After this novel, Sharpe evidently felt his South African vein was exhausted. Porterhouse Blue is set in a Cambridge college. Most of the plot revolves around the maneuverings of a reform and a reactionary faction. There is the usual play with comic ruthlessness and sexual perversions. (One comic climax has the quad full of inflated condoms.) In the largest sense, Porterhouse Blue can be read as a satire on English life, and its resistance to change. Blott on the Landscape is more straightforwardly funny. The central joke of the narrative is the modernization of Handyman Hall from stately home to theme park. The vivaciously homicidal lady of the house, Maude Lynchwood, is particularly well done.
With his next novel, Wilt, Sharpe created his most durable hero. The first in the series presents Henry Wilt as a henpecked and downtrodden lecturer at "Fenland College" (based transparently on the polytechnic where Sharpe himself taught). There is some effective incidental comedy on Wilt's futile attempts to educate a day release class of butchers ("Meat One"). But the main plot concerns Henry's involvement in suspected murder, following his witnessed disposal of a life-size sex doll which he accidentally came by. This leads to an epic struggle of will with the long-suffering Inspector Flint. Flint and Wilt reappear in The Wilt Alternative, which embroils the hero with international terrorists who mount a siege in his house. Wilt's murderously maternal wife Eva makes a notable comic appearance in this novel. Wilt on High (which brings in Greenham Common-style peace protesters) suggests that a whole saga may evolve around the misadventures of Sharpe's most likeable hero.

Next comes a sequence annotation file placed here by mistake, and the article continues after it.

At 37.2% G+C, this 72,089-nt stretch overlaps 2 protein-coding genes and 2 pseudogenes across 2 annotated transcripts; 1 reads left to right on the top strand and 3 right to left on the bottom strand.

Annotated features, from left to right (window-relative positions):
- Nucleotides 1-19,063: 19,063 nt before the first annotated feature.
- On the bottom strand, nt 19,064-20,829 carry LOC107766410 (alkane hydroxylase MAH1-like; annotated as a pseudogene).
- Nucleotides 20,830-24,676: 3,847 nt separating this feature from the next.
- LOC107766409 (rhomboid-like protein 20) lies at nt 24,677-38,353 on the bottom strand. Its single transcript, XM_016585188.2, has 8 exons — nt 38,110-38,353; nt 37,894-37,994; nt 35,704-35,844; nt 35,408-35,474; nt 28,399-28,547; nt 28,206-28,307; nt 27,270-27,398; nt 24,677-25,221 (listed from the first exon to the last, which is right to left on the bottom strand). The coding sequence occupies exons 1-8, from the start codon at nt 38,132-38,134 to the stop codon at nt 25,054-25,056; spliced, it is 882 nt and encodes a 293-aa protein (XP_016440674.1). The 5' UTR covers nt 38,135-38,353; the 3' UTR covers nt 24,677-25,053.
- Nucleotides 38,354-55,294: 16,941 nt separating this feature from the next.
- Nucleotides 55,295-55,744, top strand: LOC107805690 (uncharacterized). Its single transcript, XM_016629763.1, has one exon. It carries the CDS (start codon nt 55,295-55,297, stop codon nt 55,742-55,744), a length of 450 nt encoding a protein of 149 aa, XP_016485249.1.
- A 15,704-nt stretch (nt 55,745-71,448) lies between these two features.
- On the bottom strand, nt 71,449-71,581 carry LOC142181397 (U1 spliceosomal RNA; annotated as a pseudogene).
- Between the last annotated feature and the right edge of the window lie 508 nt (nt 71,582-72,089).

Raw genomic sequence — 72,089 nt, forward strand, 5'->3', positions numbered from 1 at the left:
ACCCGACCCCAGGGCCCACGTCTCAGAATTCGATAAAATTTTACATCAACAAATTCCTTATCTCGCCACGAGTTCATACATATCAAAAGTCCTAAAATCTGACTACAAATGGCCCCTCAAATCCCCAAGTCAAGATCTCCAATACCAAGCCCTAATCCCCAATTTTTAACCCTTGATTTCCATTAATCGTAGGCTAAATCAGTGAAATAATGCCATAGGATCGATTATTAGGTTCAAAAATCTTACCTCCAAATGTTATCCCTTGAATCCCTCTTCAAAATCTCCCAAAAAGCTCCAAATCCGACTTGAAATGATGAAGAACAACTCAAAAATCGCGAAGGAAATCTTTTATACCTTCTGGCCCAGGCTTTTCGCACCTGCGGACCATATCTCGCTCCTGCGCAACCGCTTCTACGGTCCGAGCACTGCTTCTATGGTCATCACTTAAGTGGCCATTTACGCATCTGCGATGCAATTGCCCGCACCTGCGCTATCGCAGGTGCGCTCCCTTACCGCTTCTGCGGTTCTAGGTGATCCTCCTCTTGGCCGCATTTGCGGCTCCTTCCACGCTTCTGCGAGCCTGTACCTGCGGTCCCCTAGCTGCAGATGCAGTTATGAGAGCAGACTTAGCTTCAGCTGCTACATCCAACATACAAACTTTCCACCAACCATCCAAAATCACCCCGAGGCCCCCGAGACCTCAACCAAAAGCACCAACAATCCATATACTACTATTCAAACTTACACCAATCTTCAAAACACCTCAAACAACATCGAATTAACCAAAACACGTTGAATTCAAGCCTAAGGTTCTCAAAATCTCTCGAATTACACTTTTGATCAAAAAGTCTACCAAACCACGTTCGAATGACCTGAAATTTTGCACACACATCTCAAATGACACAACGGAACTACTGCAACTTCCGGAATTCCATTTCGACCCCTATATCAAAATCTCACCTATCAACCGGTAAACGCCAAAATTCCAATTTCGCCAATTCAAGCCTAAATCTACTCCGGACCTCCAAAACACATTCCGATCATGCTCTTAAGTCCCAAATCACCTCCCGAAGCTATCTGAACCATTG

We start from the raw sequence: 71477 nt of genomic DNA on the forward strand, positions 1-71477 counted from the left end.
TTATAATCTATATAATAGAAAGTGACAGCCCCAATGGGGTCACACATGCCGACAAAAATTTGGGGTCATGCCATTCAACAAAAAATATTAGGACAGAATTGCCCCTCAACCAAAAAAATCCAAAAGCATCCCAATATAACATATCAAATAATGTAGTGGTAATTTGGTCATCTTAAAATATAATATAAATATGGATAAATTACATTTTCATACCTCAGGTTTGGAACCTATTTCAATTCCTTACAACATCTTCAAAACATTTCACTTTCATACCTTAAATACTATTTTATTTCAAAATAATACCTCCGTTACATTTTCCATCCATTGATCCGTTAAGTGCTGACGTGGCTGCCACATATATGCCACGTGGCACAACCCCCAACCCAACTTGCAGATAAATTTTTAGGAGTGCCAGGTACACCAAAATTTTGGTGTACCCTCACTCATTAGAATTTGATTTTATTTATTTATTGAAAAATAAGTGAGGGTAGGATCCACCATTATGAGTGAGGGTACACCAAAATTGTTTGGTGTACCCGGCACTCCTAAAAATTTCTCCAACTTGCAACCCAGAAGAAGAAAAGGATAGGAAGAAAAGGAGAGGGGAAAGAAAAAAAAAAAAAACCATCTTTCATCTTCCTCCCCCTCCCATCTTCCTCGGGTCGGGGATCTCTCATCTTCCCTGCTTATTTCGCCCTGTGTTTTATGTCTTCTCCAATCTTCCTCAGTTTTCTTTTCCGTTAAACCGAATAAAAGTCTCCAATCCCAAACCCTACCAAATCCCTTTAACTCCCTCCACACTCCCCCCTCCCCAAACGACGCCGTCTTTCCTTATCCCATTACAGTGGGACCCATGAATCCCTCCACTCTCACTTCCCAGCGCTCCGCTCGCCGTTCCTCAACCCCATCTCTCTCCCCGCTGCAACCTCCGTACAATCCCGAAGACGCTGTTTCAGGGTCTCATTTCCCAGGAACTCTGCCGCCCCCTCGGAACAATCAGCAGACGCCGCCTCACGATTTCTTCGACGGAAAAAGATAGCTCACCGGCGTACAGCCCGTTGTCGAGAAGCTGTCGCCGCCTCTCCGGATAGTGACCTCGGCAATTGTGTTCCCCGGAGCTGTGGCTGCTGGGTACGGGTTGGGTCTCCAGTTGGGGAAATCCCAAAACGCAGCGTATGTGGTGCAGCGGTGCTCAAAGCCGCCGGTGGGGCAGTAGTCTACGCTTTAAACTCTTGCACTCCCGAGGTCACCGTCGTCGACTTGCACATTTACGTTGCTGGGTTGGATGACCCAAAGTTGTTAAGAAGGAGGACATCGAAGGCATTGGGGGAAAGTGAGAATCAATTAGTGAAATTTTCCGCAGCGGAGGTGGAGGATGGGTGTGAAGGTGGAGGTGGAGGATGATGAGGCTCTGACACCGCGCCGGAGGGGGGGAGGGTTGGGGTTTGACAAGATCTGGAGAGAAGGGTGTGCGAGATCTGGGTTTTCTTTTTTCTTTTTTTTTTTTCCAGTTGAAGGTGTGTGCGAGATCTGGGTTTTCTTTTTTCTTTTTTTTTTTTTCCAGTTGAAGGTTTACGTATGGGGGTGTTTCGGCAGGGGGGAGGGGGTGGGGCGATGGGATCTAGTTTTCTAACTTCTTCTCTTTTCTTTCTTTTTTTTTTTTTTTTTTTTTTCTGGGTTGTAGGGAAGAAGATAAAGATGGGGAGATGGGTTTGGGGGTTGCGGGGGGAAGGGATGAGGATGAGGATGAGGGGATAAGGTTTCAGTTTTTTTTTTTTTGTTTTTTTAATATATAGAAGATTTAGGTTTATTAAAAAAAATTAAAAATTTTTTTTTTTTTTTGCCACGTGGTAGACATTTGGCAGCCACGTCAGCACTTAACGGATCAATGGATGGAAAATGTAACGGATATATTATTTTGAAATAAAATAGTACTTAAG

The Great Pursuit returns to the high Cambridge of Porterhouse Blue. The title plays on the titles of Cambridge critic F.R. Leavis's best known works. And Sharpe's novel is a jaundiced burlesque on the Leavisite disdain for merely popular literature. The story has a female don of austere critical rectitude who clandestinely writes pulp romance. An ingenuous acolyte, Peter Piper, is manipulated into fronting for her and undertakes an American promotional tour. Cantabrigian snobbishness and transatlantic vulgarity are comically opposed, with the usual fiendish plot complications.
The Throwback is a routine Sharpe comedy on the British rural gentry, and their inextinguishable capacity for survival even among the persecutions of a democratic age and modern world. Ancestral Vices has much the same theme. Walden Yapp, an American professor of demotic historiography, is hired to write the family history of the Petrefacts. In their native Vale of Bushampton, he discovers unspeakable sexual horrors underlying their prosperity. Ancestral Vices is probably the nastiest of Sharpe's novels, with some incredibly tasteless comedy on the subject of dwarves. But the rule of his fiction is that the more offensive to common decency, the funnier it is. Vintage Stuff finds Sharpe in the territory of the English public school. The novel climaxes in a chase across France, and a chateau siege. (Chases and sieges recur in many of Sharpe's narratives.) Again, the novel comically testifies to the indestructibility and the simultaneous awfulness of England's upper classes.
The main influence on Sharpe's fiction is clearly early Evelyn Waugh. Unlike the mature Waugh, Sharpe seems still to be waiting for something to believe in, to ballast the otherwise increasingly brittle negativities of his fiction. But for his admirers (they remain almost exclusively cis-Atlantic, incidentally) it is probably enough that he is consistently the most amusing novelist writing.